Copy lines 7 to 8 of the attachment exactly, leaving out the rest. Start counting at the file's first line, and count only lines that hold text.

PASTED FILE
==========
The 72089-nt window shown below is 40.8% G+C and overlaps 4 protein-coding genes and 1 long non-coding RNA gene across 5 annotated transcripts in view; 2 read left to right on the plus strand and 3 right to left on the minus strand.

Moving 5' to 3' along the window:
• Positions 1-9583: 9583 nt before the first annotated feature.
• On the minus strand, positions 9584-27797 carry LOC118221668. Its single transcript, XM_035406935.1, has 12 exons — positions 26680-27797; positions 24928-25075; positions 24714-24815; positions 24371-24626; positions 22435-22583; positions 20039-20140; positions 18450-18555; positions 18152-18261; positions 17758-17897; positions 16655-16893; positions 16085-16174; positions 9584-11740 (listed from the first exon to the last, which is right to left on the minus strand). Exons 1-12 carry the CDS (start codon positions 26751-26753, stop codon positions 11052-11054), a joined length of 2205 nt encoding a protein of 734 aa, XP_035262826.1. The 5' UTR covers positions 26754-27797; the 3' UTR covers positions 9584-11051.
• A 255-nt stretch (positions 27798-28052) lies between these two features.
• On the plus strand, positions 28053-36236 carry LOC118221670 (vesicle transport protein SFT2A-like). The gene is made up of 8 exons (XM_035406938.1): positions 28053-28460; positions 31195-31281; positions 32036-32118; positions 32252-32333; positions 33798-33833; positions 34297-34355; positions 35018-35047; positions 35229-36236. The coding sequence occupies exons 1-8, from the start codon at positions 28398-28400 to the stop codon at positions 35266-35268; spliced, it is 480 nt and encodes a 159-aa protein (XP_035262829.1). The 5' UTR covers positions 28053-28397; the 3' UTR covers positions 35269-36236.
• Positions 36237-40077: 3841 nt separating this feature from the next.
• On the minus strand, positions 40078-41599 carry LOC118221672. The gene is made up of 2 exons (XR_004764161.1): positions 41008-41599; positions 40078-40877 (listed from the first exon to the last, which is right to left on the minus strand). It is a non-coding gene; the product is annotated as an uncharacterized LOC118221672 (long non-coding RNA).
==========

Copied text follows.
• Positions 36237-40077: 3841 nt separating this feature from the next.
• On the minus strand, positions 40078-41599 carry LOC118221672. The gene is made up of 2 exons (XR_004764161.1): positions 41008-41599; positions 40078-40877 (listed from the first exon to the last, which is right to left on the minus strand). It is a non-coding gene; the product is annotated as an uncharacterized LOC118221672 (long non-coding RNA).